What to Do with Your Interactive Voice Response (IVR)

By Rusty Groos07.13.2015

Recently, I attended a credit union user group meeting and found myself looking for a way to escape the drowsy boredom of booth duty on the last afternoon of a three-day conference when I spotted a breakout session on the schedule titled, “What to do with your IVR.” 

I perked up. Hello? A session about new things to do with your IVR? That sounds perfect! As a company that has delivered hundreds of IVRs to credit unions and mortgage companies over the past 29 years, we are always looking for good new ideas. So I tossed my well-worn USA Today, put out more literature, candy, logo pens, bag tags, coffee cups, back-scratchers, airplane gliders, and solar-powered dancing hula figurines, and headed for the session.

The leader that afternoon was a confident young technical-type in a logoed polo shirt. He quickly welcomed those assembled and launched into his vision for the coming hour:  “Folks, we are here to discuss how to get rid of your IVR.” 

I hyperventilated.

After several minutes of holding my head between my knees and breathing into a discarded Starbucks muffin bag, I was finally able to re-focus on the conversation. He was telling the audience that his credit unions monthly call volume had dwindled to a mere 5,000 calls per month and, that being the case, his intention was to just shut down the IVR and send those calls to live agents in the call center.

A mere 5,000 calls? It has been a while, but back in 2008, Booz & Company published a report saying that the cost of an automated contact voice response unit (VRU or on-line) was about 10 to 15 cents while the cost to have a live-agent handle that same call would have been about $4.00. I don’t know exactly how those costs would translate to 2015 dollars, but since then, the cost of IVR has generally decreased; the price of employees, well not so much. Making a quick decision to “just send them to the call center” would likely increase the cost of handling those 5,000 monthly calls enormously. 

And what about the added expense associated with staffing around-the-clock to handle calls outside of normal business hours? IVRs provide information and access to do-it-yourself service for callers 24/7, 365 days a year. They don’t take vacations or get sick (well, unless a hard drive decides to do something socially unacceptable), and they can be scaled from tiny systems to as many lines as your call volume requires.  

I mean, I get it – IVR is not flashy. It is a workhorse, not a racing stallion. Newer services like home banking and mobile banking provide convenient access to information and services, and they are much more appealing to young technical-types like the session leader. But not everyone has easy access to a PC with Internet access or a smart phone all the time. And even if they own the technology, do they know how to use it?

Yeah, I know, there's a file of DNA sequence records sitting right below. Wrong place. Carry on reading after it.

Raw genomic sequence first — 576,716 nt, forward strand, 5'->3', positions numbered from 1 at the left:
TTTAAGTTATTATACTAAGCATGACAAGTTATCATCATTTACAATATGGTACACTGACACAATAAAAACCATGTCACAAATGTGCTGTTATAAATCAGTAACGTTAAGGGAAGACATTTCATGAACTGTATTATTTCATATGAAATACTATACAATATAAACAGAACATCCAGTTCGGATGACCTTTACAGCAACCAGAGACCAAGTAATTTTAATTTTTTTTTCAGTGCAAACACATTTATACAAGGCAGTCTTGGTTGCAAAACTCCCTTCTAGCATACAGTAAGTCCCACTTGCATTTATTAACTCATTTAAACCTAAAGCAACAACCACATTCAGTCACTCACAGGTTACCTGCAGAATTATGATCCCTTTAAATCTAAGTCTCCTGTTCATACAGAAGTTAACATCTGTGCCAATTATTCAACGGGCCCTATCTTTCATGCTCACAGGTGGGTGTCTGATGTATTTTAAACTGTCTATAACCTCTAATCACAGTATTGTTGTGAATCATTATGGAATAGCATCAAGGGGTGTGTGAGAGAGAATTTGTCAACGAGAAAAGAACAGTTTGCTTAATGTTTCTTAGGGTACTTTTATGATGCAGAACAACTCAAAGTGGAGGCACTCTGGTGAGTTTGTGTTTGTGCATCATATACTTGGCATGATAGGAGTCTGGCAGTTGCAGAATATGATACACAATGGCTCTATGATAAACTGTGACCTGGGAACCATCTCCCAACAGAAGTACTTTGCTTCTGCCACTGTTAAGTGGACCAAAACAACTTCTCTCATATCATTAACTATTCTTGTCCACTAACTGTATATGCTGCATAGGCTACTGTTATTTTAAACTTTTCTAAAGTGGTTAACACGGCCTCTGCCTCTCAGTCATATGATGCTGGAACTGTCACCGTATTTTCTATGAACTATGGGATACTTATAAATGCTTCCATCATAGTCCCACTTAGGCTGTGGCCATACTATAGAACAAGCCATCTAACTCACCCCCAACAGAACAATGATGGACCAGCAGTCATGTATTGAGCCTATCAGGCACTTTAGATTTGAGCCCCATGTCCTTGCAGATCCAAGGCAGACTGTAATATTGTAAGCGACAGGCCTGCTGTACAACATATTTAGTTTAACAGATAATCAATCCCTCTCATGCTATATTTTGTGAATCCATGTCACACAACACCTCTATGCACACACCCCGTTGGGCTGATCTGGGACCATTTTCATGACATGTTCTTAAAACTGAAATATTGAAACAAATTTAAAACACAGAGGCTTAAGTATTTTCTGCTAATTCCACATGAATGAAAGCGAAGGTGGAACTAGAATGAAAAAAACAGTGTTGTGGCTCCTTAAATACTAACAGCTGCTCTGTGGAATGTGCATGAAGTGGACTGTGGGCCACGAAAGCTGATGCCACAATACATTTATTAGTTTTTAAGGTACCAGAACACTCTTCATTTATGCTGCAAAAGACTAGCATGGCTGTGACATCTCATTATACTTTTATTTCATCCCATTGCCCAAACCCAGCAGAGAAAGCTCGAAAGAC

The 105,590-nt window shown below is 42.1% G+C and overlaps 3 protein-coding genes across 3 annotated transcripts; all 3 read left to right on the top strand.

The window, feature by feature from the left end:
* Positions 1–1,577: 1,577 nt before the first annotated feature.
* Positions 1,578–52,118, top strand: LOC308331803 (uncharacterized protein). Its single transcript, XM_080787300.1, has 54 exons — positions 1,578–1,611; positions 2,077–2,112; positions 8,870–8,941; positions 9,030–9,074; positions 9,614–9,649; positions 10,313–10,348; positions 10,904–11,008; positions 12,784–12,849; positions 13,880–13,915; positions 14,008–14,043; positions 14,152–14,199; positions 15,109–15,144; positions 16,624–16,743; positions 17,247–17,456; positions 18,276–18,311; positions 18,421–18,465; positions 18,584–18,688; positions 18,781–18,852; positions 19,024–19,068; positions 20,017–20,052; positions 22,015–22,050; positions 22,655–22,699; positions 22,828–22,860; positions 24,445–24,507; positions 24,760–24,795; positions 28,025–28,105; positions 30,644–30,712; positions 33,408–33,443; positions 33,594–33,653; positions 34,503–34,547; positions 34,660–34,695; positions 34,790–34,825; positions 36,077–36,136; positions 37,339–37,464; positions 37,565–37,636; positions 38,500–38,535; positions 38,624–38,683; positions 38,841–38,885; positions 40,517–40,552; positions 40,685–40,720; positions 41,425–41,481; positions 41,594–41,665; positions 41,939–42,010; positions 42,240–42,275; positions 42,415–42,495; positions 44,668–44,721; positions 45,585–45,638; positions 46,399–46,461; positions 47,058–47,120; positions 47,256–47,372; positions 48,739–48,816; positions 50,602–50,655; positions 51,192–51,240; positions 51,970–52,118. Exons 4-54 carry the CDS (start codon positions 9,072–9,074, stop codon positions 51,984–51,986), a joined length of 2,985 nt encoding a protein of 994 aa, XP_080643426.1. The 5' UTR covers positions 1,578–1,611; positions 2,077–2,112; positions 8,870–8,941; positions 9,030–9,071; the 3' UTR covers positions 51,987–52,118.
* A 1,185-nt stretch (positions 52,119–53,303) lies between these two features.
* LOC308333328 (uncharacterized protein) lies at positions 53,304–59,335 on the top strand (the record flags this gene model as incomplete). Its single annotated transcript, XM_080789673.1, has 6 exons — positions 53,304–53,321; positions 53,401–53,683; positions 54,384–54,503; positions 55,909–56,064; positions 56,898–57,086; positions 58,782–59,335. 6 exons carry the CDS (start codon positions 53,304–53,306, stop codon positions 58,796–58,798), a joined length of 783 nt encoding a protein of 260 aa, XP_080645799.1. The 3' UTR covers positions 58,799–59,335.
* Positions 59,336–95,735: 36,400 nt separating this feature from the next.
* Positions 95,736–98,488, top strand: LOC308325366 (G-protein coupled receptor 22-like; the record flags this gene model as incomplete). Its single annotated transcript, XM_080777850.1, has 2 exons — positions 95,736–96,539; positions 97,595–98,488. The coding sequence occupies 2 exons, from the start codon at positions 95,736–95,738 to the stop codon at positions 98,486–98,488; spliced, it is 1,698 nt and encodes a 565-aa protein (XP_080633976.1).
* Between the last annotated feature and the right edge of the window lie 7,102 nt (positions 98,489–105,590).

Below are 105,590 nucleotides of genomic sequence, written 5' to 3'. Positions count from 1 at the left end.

In 2013, Pew Research report that 91% of people have a cell phone, but only 58% of those devices are smart phones. And I suspect that many of those with smart phones still use them like a simple cell phone. Think back – to that rainy Saturday afternoon of trying to teach your mom (again) how to navigate email on the new iPhone you gave her for Christmas two years ago. Do you really want to tackle teaching her mobile banking next?

That same 2013 Pew Research report also says that cellphone use is less pervasive for those who are 65 or older, those that did not attend college, those living in households earning less than $30k, and those living in rural areas. Do any of those groups figure prominently in your membership base? Maybe several of them? If so, you may have a lot of members for whom a plain old telephone call is their go-to means of communication. My bride (who is in none of those groups … yet) to this day immediately picks up the phone to call for help or information at the slightest provocation, even if she initiated the original interaction online.

Don’t get me wrong – I believe that credit unions need to guard their expense dollars jealously, and it makes good sense to carefully consider the access channels you offer your members to make sure that they are carrying their weight. But as you consider IVR, resist the temptation to assume that “everyone is just like me and likes what I like,” because that is rarely the case.  There are a lot of channels available and people seem to pick one that works for them and stick with it. As you assess the call volume coming into your credit union and soberly consider the best way to provide service to those members that prefer to pick up the phone and call, chances are that the best way might still be IVR.

Rusty Groos is vice president of sales and marketing for Houston-based TeleVoice, a provider of customized call-center solutions, including interactive voice response (IVR), to the financial services industry. Contact him at RGroos@televoice.com.

 

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